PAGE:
The Day You Realize Your Kid Is Smarter Than You

Cookie: Mommy, I figured out what the “x” means.

Mommy: Oh?

Cookie: Remember when you said you’d teach me multiplication?

Mommy: Yeah, after you’re better with your addition.

Cookie: I figured it out.

Mommy: Oh really?  Are you sure? What’s 2 times 2?

Cookie: 4.

Me:  That’s the same as addition.

Mommy: What’s 3 times 2?

Cookie: 6.

Mommy: What’s 4 times 2?

Cookie: 8.

Mommy: What’s 5 times 2?

Cookie: 10.

Mommy: What’s 6 times 2?

Cookie:  I need to borrow your fingers.  No, wait. 12.

Me: Mommy, you’re just going up by 2.

Mommy: What’s 3 times 3?

Cookie: 9.

Mommy: Whats 3 times 10?

Cookie: 30, and 4 times 10 is 40, and 5 times 10 is 50, and 6 times 10 is 60, and 7 times  10 is 70, and 8 times 10 is 80, and 9 times 10 is 90, and 10 times 10 is one HUNDREDDDDDDD!

Mommy: Who taught you?  Did you learn this in school?

-Side note:  the Pre-k 4 you’re attending is really glorified daycare, where the only things they’re actually teaching are how to raise your hand and how to stand in line: so, no.

Cookie shaking her head: I figured it out myself.

Crap.  Now what am I supposed to do with you, Cookie?

Operational Sequencing – Consequences

Cookie:  Mommy, my butt itches.  I think it’s dry.

Mommy: Ok.  Let me get the lotion.

 

A short while and several globs of lotion later:

Cookie: Mommy, next time put lotion on my butt last.

Mommy: Why?  You said your butt was dry, so I did it first.

Cookie: I know, but now I have butt lotion on my face.

Cookie:  Mommy, where’s my goodnight kiss?

A Lesson in Marketing

Cookie:  BLEH!

Me: Hmmm?  What happened?

Cookie: YUCK!

Mommy: You don’t like your Frozen mouthwash?

Cookie:  Bleeeeeeeeeeh!  No!

Mommy:  But didn’t you insist on me buying the Frozen mouthwash over your favorite bubble gum one, even though your favorite was on sale and this one was more expensive?

Cookie nodding sorrowfully: Yeah.

Me:  Do you think a picture of Elsa on the label has anything to do with how it tastes?

Cookie: No.

Mommy: Will you listen to me next time and not to silly marketing?

Cookie: Yes.

Mommy:  I guess that was $8 well spent.

Yuletide Exuberance

Cookie in the elevator: It’s one day until Christmas Eve!

The random woman in the elevator smiles.

Ding.

A random man enters.

Cookie: Hello!  Do you know that it’s one day until Christmas Eve?

Random man: Yes it is.  Are you excited for Christmas?

Cookie nods furiously: Yep!  I can’t wait.

A short while later:

Cookie shouting while walking down the street:  IT’S ONE DAY UNTIL CHRISTMAS EVE!

Yep.  Someone’s excited.

The Dangers of Toddlers Reading

Cookie:  Daddy, why does the cup that I use to brush my teeth say, “Killian’s Irish Red?”

Me: [Because drinking.]

Oh good, the internal dad filter is working today.

Me: [Because sake bombs tricks are fun to try.]

Nope.  Swing and a miss.

Me: [Because  double shot glasses (plastic, of course) are the perfect size for toddlers.]

Better, but I don’t want to answer what double shots are.

Me: Look, Cookie, don’t you like the horsey on the cup?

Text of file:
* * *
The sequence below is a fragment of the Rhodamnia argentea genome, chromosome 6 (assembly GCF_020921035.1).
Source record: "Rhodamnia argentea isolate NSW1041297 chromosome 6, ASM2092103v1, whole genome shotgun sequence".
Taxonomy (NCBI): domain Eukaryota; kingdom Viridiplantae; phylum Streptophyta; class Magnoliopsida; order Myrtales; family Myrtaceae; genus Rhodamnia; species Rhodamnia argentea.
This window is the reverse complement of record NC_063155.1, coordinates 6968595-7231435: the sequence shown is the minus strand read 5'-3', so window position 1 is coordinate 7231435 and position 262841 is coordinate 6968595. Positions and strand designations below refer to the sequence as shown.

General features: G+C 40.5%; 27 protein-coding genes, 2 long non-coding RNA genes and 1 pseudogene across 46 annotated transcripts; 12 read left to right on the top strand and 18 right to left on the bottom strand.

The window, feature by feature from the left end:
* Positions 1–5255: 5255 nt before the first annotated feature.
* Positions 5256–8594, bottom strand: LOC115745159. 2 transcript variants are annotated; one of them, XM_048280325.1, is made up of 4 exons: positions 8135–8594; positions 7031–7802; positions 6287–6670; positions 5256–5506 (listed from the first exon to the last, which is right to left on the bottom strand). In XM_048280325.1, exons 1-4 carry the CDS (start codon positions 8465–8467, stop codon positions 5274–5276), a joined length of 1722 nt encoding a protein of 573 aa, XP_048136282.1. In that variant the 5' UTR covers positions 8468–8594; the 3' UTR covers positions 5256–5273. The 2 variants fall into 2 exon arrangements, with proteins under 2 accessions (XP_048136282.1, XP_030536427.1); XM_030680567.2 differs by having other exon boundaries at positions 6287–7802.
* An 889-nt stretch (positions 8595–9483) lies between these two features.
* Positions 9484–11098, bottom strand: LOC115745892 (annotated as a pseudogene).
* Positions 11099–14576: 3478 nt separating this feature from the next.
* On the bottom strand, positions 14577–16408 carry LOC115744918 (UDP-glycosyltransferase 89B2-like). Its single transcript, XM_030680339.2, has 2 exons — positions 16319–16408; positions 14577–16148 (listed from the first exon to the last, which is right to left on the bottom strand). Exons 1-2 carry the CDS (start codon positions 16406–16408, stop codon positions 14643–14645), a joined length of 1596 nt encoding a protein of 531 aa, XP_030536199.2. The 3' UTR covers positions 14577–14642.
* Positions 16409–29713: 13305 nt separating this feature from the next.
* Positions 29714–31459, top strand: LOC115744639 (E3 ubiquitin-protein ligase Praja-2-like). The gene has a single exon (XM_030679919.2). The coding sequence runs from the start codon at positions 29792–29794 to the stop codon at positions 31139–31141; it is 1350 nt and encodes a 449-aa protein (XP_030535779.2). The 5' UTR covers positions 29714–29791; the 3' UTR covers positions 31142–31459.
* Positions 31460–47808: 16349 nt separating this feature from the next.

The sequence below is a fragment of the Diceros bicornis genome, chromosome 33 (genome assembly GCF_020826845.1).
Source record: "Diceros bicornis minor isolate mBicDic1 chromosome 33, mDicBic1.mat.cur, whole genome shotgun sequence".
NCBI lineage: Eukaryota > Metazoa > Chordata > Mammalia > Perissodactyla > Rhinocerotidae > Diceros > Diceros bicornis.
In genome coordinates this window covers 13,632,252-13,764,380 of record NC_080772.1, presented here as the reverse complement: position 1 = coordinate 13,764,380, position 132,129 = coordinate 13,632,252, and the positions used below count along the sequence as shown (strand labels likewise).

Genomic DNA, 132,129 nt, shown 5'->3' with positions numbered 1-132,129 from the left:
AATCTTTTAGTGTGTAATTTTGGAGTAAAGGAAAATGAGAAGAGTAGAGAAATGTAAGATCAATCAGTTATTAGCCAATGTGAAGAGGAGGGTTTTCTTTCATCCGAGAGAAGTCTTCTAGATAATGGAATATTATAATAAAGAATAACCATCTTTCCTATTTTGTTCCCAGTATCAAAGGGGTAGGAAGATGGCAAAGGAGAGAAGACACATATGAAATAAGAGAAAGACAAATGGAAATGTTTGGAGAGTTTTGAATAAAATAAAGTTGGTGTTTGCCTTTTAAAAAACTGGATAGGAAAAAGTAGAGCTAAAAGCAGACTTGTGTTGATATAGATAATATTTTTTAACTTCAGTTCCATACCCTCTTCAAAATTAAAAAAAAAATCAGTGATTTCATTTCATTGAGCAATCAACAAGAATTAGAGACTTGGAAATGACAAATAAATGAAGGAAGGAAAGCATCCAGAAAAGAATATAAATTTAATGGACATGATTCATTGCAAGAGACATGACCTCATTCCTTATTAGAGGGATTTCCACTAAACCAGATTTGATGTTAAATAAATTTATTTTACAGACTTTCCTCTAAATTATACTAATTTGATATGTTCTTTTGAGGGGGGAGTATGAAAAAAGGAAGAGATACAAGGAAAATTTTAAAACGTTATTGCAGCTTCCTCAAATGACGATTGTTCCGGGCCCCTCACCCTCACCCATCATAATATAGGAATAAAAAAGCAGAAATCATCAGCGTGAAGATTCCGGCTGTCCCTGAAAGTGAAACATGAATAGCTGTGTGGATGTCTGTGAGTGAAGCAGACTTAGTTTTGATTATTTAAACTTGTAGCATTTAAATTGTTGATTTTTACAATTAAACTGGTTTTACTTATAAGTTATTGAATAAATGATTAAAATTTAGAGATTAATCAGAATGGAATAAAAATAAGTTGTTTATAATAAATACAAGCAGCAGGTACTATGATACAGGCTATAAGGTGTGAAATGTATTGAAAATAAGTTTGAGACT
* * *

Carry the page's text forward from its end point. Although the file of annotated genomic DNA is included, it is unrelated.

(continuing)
At least toddlers have the attention span of …. SQUIRREL!

Shaming by Toddlers – The Cure for Societal Ills

Ever been embarrassed by the unfettered and brutal truth from the mouth of a toddler?  With a fresh perspective and no inhibitions, toddlers can say whatever they want, and no adult can really deny a toddler telling the truth without digging themselves into a bigger hole.  What if we could harness that power to better society?

Cookie speaking too loudly, as usual:  I smell gas!

Me: No, that’s not gas.

Cookie:  But it’s a bad chemical smell.

Me:  There is something  floating around, but it’s not gas.

Cookie speaking loud enough for the entire street to hear:  It’s bad perfume!

Cookie pointing at the man in front of us:  It’s him!  It’s coming from him!

Me:  Shhh, Cookie.  Not so loud.  And it’s cologne, Cookie.  When men wear a fragrance, it’s called cologne.

When we caught up to the poor guy at the stop light, his face was beet red.  Everyone else around us tried unsuccessfully to hide their grins.  I’m guessing he’s not going to bathe himself in that bad drugstore musk in the future.

Stand Up

Cookie,

When you’re older, you’ll learn that Muslims are people worship God a little bit differently than we Christians do, and because a handful of Muslims did some very bad things, lots of other people want to treat Muslims badly.  In your four year-old mind, you’d call this “bullying.”  Unfortunately, as you get older, you’ll learn about “discrimination,” “bigotry,” “fear-mongering,” and “hysteria.”

This is the sad part of human nature, Cookie.  The human mind wants to draw similarities and see patterns in an incomprehensible world, and  when we’re scared or hurt, we lash out, and those that appear different or strange are easy targets.  In kindergarten and elementary school, it’s the kids with the funny names or the stutter or somehow stand out.  As we get older, Cookie, it’s the people who are disadvantaged or different, who don’t look like us, who don’t believe the same way we do, or who just happens to be the target of some politician trying to gain a few votes at any cost.

Stand up to the bullies, Cookie.  In the words of Martin Niemöller, speak out.

The Kid Has Taken Over

Cookie, ever since the day you came into my life, I knew that every waking moment would revolve around you.  I guess I’m still adjusting to what that means.

Mommy:  Honey, for Thanksgiving, we’ve invited Vanessa, Sophia, Larissa, and Eric.

Me: Ok.

Me: [No problem.  I can cook for four.  Wait.  Mommy just named four of your friends, Cookie.  Some days, I’m quick like that.]

Me:  So that’s fourteen people coming!?!

Mommy: Sophia’s uncle and grandmother too.

Me: Sixteen!

 

Somewhere along the way, my friends became replaced with the parents of your friends, Cookie.  When did that happen?